At Gikomba, Kenya’s largest flea market situated in Nairobi, it is easier to pick out the most popular business as one walks around.
From one stall to another, dozens of second-hand items that include shoes, shirts, trousers, utensils, and T-shirts lie in a heap or sit pretty on the make-shift shelves or hang on the walls of the shops.
At one spot of the market, two young men called out prices of their wares - T-shirts at Sh50 in unison as dozens of customers surrounded them.
This was the same case at nearly every stall as the traders competed for business at the busy market that is flocked by hundreds of wholesalers, retailers, and consumers from Kenya and neighbouring countries.
The scenes at Gikomba have replicated at various other markets across the country as second-hand items business soars in Kenya, overshadowing many others amid increased demand for wares.
Over the years, the sector has created dozens of jobs across the value chain and continues to employ tens of people each day, thanks to the ease of getting into it.
With even five dollars, one can buy dozens of T-shirts at wholesale price from Gikomba and take them to the residential areas and sell at a profit.
“This is where I get my bread and butter. Rent, school fees, and food all come from here. I have been in the business for seven years,” said Bernard Kamau, highlighting the value of the business to many families.
Demand for second-hand items, locally known as mitumba, is at three levels, depending on peoples’ income, with the traders selecting items to satisfy each of the markets here are designer clothes like suits, shoes, and jackets that are selected and sold to high-end earners and celebrities for as high as Sh50,000 each.
Then middle-income earners who form the second largest market buy items, especially clothes from Sh500 dollars to Sh10,000 for shoes.
These items are also selected by the traders and sold at stalls in the central business district in Nairobi and other major towns.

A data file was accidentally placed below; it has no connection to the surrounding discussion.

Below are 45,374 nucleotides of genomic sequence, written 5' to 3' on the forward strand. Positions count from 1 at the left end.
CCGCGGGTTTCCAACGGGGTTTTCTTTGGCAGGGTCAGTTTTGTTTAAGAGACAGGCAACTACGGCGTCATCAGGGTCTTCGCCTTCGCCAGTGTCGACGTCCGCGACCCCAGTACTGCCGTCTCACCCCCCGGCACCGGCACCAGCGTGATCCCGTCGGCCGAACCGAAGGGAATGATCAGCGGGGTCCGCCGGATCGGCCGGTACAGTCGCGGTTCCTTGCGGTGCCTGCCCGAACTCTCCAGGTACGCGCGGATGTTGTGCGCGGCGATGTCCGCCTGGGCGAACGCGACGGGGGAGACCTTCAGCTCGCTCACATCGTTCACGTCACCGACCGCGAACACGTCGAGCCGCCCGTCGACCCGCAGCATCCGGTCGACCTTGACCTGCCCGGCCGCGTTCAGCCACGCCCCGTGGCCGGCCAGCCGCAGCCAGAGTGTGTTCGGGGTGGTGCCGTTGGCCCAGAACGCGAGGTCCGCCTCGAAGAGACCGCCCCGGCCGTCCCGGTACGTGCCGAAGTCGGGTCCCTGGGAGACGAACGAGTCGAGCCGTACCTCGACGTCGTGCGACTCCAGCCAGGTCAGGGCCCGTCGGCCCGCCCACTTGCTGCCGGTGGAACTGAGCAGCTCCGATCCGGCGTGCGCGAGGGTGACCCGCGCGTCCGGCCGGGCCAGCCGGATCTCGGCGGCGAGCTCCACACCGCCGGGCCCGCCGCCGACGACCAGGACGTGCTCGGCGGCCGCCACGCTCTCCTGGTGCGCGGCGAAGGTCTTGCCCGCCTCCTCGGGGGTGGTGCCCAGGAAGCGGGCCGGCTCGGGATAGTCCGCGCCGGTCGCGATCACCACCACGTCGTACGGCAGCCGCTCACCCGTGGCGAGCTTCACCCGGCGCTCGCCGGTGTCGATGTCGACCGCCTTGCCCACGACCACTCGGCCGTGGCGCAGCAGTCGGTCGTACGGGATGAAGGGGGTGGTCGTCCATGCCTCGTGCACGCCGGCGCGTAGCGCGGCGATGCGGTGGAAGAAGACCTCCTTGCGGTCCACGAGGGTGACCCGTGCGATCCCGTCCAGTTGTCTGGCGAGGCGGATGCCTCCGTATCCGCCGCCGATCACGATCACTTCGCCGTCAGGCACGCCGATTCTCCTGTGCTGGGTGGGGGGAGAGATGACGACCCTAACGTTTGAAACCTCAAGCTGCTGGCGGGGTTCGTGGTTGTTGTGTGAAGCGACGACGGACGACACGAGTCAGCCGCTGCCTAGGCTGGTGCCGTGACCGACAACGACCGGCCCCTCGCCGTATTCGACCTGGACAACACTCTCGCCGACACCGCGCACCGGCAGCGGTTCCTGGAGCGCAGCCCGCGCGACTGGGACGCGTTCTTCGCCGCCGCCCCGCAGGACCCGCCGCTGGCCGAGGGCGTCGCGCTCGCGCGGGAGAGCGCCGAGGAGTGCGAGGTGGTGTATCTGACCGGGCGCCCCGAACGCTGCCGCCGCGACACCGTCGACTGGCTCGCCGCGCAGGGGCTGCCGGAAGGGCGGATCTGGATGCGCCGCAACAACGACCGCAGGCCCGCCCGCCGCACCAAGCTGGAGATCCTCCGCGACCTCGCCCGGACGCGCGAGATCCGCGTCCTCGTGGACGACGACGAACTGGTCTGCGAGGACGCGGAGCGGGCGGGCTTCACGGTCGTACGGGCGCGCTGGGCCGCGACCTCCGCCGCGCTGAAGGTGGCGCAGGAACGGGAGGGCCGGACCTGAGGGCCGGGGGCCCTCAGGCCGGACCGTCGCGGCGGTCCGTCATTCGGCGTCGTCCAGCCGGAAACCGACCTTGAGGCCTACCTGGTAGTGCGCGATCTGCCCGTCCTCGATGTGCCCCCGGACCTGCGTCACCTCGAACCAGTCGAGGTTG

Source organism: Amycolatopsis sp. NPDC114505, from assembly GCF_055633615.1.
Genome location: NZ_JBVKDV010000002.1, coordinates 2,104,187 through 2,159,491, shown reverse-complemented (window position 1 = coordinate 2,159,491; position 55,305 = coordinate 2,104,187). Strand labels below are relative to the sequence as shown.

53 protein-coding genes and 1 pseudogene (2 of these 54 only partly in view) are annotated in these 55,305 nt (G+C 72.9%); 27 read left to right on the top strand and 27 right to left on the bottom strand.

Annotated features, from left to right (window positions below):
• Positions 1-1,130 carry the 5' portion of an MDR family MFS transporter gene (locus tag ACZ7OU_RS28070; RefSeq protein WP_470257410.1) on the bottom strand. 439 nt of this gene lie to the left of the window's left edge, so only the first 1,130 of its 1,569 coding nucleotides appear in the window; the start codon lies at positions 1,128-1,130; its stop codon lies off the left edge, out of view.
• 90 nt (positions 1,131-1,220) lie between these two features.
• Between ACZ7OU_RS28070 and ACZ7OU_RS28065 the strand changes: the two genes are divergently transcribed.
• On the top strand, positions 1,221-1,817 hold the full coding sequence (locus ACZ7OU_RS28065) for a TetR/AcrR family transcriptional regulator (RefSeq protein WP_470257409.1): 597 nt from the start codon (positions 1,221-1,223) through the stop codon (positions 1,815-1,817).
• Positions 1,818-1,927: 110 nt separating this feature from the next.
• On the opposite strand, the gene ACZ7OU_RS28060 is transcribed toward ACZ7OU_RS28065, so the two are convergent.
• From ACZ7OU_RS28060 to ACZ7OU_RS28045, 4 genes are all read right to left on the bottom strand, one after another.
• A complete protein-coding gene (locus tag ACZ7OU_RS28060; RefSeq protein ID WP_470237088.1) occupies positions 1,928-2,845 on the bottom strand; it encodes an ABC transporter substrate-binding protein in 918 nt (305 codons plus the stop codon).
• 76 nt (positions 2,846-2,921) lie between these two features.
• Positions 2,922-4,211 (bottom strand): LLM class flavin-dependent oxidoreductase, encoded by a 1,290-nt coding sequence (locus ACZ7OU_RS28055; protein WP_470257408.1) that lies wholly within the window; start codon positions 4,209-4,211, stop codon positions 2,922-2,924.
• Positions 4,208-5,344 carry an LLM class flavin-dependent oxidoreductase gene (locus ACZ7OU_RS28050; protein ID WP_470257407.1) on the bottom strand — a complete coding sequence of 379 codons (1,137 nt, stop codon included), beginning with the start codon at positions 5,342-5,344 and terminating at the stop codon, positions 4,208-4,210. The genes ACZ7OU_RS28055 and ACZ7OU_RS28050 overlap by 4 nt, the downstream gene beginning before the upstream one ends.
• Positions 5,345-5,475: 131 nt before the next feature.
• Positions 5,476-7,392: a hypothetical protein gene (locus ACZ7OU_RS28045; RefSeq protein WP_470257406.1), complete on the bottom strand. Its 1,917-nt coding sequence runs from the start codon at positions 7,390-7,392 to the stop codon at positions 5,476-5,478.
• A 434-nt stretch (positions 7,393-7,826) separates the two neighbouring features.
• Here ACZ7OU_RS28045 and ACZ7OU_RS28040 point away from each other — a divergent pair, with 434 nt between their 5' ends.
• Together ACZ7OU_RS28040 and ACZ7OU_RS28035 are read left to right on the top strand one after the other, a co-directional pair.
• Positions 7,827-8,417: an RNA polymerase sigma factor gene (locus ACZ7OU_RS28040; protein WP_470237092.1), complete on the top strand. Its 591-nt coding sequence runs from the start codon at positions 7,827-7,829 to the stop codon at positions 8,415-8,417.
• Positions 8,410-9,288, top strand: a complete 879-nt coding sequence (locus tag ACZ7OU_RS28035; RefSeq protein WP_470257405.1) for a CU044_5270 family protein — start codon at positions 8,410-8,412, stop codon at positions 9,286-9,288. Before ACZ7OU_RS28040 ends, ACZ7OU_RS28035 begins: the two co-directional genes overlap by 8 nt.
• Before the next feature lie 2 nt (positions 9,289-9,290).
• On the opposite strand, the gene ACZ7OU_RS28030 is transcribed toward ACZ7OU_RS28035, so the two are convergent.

Low-income earners, who are the majority, are the ones who flock in huge numbers markets like Gikomba for bargains.
Secondhand items are bought by everyone, from the rich to the poor.
The rich seek for exclusive unblemished designer wear and other items that even include bulb holders and utensils or fridges,” Protus Kimeu, a trader with a stall in Nairobi, said.
“For clothes, I select them, take to the laundry and deliver to specific persons that include lawyers at a premium price.”
Second-hand items trade surged significantly, with traders importing 177,160 tonnes of clothes in 2018 valued at about Sh17 billion, up from 135,868 tonnes in 2017 and 106,974 in 2014, according to data from Kenya National Bureau of Statistics (KNBS).
“The secondhand items business in Kenya is soaring because of three things, first is stifled incomes, second it is offering thousands of jobs and third the items are of good quality fuelling demand,” said Ernest Manuyo, a tutor at Pioneer Institute.
“Most of new clothes and shoes made in Kenya are exported because their prices are way above the common man’s reach.” However, even as second-hand items business grows, Kenya is working to boost the manufacturing of clothes using genetically modified cotton.
The cotton is expected to start to be grown this year. But as the country works on the cotton, apparel exports mainly sewn at the export processing zones surged to a new high in 2018.
According to KNBS, the export of apparels increased from Sh32.4 billion in 2017 to Sh34.2 billion in 2018, accounting for about 6.3 per cent of total domestic exports.
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